The Gospel Observer
"Go therefore and make disciples of all the nations...teaching them to
observe all that I commanded you, and lo, I am with you always, even to
the end of the age" (Matt. 28:19,20).
April 22, 1990
1) Miraculous Gifts -- Their Temporary Nature (Part One) (Tom Edwards)
2) Sailing for Souls (Tom Edwards)
Miraculous Gifts -- Their Temporary Nature (Part One)
by Tom Edwards
There are many people today who believe that miraculous gifts are still
for our time. Tragically, this has led to some serious
consequences. Just recently I read of another person who died
from the bite of a poisonous snake that he had been holding in a
religious service. Apparently, he was trying to show forth his "faith"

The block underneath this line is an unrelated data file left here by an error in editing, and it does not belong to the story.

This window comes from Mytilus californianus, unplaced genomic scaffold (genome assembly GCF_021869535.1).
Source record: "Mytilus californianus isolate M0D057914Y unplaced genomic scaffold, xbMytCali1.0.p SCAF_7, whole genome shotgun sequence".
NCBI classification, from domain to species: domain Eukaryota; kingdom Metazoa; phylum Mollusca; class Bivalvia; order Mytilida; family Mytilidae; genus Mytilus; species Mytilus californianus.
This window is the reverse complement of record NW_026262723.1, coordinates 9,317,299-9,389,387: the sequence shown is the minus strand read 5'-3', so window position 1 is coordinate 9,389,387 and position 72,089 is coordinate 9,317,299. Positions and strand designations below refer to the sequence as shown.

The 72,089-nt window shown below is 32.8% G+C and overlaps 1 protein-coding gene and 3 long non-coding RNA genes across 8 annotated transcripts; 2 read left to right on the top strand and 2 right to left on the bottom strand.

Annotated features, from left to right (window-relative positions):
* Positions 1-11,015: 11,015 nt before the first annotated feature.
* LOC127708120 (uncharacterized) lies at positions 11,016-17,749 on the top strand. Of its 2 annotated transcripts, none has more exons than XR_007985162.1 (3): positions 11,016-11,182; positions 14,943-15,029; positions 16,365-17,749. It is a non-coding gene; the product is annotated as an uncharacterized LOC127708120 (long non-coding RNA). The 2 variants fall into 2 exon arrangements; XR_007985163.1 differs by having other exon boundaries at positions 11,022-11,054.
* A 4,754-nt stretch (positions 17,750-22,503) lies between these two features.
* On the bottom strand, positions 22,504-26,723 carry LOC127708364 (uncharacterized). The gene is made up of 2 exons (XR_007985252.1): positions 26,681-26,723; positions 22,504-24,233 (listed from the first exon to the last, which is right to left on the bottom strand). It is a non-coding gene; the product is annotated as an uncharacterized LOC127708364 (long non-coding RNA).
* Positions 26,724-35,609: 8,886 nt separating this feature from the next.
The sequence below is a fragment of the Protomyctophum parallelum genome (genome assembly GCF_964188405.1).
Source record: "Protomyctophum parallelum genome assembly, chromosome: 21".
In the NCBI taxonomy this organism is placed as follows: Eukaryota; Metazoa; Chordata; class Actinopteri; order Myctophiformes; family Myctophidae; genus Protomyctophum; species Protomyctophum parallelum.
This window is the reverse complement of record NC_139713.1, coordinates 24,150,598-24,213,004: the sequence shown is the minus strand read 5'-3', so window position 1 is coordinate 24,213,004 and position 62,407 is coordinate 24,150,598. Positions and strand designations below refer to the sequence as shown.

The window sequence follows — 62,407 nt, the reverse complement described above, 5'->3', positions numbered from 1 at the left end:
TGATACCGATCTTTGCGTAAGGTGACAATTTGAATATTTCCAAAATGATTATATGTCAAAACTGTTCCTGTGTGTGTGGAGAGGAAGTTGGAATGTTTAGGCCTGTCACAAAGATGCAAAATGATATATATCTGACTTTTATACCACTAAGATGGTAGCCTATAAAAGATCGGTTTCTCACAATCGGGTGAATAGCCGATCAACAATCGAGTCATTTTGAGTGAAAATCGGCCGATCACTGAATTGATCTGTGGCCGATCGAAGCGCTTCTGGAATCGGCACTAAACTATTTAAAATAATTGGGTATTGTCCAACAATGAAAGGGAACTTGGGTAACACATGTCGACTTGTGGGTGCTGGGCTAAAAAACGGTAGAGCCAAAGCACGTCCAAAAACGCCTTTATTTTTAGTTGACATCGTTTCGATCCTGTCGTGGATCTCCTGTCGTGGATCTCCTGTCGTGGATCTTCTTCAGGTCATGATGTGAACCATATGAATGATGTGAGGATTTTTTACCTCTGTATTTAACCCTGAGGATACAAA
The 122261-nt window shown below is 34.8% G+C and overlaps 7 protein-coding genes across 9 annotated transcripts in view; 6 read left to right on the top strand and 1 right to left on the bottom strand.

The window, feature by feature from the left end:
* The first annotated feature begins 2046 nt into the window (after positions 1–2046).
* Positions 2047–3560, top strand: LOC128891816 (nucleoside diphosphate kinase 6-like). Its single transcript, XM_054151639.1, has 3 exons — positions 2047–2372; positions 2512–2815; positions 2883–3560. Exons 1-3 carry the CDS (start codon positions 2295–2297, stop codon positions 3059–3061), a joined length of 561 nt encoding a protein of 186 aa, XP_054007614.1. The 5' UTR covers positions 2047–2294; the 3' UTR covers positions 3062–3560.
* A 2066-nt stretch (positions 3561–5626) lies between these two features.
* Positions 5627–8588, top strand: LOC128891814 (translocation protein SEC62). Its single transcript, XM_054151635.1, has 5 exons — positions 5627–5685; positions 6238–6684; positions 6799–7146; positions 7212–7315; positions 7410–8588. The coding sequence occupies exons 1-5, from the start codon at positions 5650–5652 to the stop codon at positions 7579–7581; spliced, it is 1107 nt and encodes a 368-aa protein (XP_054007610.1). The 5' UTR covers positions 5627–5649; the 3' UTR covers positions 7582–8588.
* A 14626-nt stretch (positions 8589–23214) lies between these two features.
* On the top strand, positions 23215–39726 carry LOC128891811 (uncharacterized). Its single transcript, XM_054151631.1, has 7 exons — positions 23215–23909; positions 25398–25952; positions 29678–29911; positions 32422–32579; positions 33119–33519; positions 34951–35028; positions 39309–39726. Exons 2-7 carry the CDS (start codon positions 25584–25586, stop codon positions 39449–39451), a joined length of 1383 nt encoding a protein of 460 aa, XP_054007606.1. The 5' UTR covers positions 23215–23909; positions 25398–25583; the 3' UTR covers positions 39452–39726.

in God; but, sadly, he simply manifested a lack of Bible knowledge.
Where has the Lord ever commanded an individual to pick up a deadly
viper in order for that person to prove his trust and loyalty?
A young couple who belong to a denomination that believes "physical
disease, like sin, can be healed by spiritual means alone" went on
trial April 17, 1990 for manslaughter charges. Rather than seeking the
needed medical treatment for their two-and-a-half-year-old son, they
were led by their religious convictions to rely on just prayer itself
and reject any medical assistance -- consequently, the boy died.
These and other such cases are not uncommon. Many of our contemporaries
strongly believe that the age of miracles and miraculous gifts have not
ceased. This persuasion is held, however, in contradistinction to what
the Bible teaches -- not to mention the fact that God is often made to